“The big-time schools have gotten so big, the pressure on them to win is so big that if they have a student-athlete leave early for some reason — they go pro or whatever the issue is — and they’ve got to fill a position, they come down and look at our schools, and that’s not right.”
According to Knuth, this is not just a problem of circumventing the NCAA’s permission to contact rules but also part of the larger transfer problem in college basketball. His theory is the increased poaching of players at mid-majors by power conference is fueling the large number of transfers. Southern Illinois head men’s basketball coach Barry Hinson raised the same concern last year as well.
Step zero in answering this question is to define just how big a problem transferring is in the first place. The transfer list compiled by ESPN’s Jeff Goodman is often referenced as definitive evidence of the problem. But the NCAA’s research staff dug deeper and found Goodman’s list is not a list of transfers (that is Division I athletes who transferred to another Division I institution) but of departures. Of the 455 players on the list as of 10/4/2013, only 44% or about 200 transferred to another Division I school. Another 40% transferred down to Divisions II or III, NAIA, or a junior college, while 16% were not on a college roster in Fall 2014.
So while Division I averaged about 1 1/3 departures per team, it only averaged about two-thirds of a transfer per team. Transfer rates are ticking up but are still under 15%, which is half the rate of college students generally. Basketball’s problem is less about athletes jumping between Division I schools as it is athletes leaving in the first place. For all the control that coaches and athletic directors seem to have over the transfer process, they have no way to stop an athlete from going to a junior college or quiting basketball entirely.
Luke Winn of Sports Illustrated has looked at up-transferring over the last two years and his research shows there might be something there. From 2007–08 to 2009–10, up-transfers were in the single digits. In 2010–11 and 2011–12, they jumped to double digits. In 2012–13 and 2013–14, they almost tripled to 30 and 33 respectively. Graduate transfers made up a significant part of this activity as well. In the five years previous to 2012–13, Winn never found more than 12 up-transfers. In 2012–13 there were 11 graduate up-transfers alone, followed by 13 more in 2013–14.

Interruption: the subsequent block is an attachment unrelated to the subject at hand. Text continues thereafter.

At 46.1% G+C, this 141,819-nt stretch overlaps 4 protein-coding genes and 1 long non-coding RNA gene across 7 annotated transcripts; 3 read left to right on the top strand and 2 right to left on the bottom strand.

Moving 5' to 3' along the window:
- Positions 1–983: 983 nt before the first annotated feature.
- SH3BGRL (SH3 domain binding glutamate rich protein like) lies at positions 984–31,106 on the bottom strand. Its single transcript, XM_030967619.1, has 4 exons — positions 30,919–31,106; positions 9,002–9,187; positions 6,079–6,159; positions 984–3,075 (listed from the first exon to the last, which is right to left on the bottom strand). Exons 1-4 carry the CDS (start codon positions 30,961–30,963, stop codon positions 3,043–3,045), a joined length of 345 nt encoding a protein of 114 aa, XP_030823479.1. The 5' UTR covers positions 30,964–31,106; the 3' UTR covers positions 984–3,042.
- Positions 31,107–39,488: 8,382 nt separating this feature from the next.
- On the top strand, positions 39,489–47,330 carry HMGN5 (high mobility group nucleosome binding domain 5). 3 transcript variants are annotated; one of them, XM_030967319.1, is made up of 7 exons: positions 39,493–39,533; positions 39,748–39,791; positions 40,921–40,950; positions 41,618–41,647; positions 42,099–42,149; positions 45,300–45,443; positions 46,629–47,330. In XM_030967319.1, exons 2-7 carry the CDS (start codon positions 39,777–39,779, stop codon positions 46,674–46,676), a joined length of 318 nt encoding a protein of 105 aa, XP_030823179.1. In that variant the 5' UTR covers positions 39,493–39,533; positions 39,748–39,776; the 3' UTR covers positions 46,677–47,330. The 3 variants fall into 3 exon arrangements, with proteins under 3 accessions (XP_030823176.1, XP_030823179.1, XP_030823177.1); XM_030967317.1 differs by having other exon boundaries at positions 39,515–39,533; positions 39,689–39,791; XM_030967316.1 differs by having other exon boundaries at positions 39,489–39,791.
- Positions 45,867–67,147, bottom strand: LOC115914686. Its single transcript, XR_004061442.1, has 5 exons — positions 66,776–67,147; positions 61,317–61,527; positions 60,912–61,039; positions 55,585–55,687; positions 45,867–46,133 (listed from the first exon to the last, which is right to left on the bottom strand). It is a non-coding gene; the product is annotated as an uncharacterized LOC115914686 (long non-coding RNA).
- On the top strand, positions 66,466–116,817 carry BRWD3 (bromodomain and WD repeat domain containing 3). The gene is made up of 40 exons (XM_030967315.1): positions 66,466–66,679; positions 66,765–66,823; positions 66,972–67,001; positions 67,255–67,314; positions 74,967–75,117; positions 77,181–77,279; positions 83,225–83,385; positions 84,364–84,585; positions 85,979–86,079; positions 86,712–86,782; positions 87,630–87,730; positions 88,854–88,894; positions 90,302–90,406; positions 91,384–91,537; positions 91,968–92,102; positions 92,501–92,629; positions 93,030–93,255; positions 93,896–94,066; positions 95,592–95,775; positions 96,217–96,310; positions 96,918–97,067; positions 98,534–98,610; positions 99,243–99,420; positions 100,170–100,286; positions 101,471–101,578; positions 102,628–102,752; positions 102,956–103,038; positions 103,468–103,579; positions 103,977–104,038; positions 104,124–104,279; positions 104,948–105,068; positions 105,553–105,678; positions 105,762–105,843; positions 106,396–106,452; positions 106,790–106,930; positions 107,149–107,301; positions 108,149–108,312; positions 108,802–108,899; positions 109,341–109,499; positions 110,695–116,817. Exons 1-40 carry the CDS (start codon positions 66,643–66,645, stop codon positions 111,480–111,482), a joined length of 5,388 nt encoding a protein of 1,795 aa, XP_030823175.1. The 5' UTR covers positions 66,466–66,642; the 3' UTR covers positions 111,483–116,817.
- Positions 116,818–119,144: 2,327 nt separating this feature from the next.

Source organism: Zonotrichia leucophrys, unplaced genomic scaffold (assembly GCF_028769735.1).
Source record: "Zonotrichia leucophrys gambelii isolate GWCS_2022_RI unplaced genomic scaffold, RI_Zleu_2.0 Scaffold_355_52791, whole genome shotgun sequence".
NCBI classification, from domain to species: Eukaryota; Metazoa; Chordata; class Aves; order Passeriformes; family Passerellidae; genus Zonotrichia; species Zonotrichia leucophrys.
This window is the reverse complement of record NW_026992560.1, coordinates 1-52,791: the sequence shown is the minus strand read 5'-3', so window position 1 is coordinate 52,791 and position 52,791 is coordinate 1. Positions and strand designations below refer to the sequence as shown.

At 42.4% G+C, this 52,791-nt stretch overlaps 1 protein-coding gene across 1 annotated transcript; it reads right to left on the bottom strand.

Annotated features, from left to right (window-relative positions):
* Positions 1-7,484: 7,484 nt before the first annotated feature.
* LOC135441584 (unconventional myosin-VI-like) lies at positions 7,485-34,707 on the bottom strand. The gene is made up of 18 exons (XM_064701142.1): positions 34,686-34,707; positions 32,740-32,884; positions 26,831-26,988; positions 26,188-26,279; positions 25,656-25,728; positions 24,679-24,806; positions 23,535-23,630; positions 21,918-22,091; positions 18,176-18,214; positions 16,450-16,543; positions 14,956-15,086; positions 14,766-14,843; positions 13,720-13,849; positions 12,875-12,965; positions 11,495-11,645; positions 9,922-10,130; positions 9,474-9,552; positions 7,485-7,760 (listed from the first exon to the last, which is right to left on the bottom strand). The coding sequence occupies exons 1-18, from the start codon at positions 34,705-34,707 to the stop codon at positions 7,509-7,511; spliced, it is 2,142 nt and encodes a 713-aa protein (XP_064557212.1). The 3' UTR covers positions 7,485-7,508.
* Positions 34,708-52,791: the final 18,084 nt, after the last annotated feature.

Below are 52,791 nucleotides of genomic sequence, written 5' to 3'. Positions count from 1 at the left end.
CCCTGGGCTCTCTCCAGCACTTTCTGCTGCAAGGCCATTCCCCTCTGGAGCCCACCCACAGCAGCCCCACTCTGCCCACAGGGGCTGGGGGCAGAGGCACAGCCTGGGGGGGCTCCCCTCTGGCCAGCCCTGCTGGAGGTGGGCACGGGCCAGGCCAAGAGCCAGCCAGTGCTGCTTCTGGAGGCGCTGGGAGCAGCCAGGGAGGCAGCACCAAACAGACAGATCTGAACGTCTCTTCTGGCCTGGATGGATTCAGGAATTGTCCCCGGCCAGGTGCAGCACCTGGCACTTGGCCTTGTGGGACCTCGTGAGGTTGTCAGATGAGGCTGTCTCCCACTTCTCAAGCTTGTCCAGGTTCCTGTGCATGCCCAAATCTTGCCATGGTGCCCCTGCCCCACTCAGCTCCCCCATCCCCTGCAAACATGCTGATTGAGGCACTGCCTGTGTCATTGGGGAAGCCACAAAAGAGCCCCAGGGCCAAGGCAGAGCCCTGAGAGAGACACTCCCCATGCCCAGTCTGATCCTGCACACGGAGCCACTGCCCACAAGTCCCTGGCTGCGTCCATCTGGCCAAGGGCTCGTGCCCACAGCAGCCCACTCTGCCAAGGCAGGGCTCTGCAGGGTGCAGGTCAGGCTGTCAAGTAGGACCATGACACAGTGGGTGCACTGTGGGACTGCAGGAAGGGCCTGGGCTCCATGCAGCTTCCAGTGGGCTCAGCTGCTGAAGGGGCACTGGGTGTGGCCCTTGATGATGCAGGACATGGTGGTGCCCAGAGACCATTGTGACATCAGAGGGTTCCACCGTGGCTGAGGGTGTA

So the data from the NCAA and Luke Winn show us that transfer rates might be ticking up, the growth is far from the “explosion” or “epidemic” it is often made out to be. But one areas where transfers have grown significantly over the last few years is up-transferring. That raises the question of why.
Knuth and Hinson believe the answer is poaching, specifically that more prestigious programs are violating NCAA rules and enticing athletes at mid-majors to leave before they have permission to contact them. When this happens, and it does happen even if the frequency is debatable, it is almost always through indirect means, like letting a player’s high school coach know there is a scholarship available at a bigger program. But it would take a lot of rule breaking to explain roughly 15% or so of Division I to Division I transfers.
My theory is that actual poaching of players is rare because poaching is not necessary. A college coach does not need to take the (even minimal) risk of contacting a player’s former coach to let him know the player can play at a higher level and a scholarship is waiting. The player’s old coach already believes the former and knows the latter. The athlete or someone in the athlete’s camp also will have heard about graduate transfers getting to play immediately.
There is now a critical mass of departures at the top between transfers and early departures to the NBA that there will always be opportunities for players who have succeeded at mid-major programs. Everyone involved knows this. Even if straight up poaching is widespread, it is unnecessary. If the NCAA had perfect enforcement of permission to contact, it would likely not make a difference in the overall transfer rate or the number of up-transfers, both of which would likely continue their current trends.
Knuth and Hinson might have strong suspicions or are even certain that power programs have poached or tried to poach their players. But it might also be that they feel powerless to stop it. Knuth and Nevada are currently fighting Cole Huff’s appeal of the restrictions the school placed on his permission to contact, which includes Pac–12 schools. In 2012, Southern Illinois denied Treg Setty permission to contact any school, citing the need to avoid losing APR points (Setty eventually transferred to Ohio). Both cases brought national attention and criticism to the schools for not granting immediate, blanket releases to the players.
When this perceived epidemic hits home, it is easy to see why basketball coaches and athletic directors feel trapped between a rock and a hard place. Their options are to just let it happen and risk a falling APR score and loss of talent or to use the one tool they have, permission to contact, and face condemnation. The choice must seem to them like which of two evils to contribute to: “free agency” in college basketball or infringing on an athlete’s rights.
Even if you do not sympathize with their feelings, you can understand why they feel that way. Especially when power conferences are asking for autonomy to change transfer rules for themselves that everyone else may be pressured to adopt. But with poaching a likely red herring and most transfers heading down or staying on the same level, lashing out at impermissible recruiting by the big programs seems like energy that could be better spent elsewhere.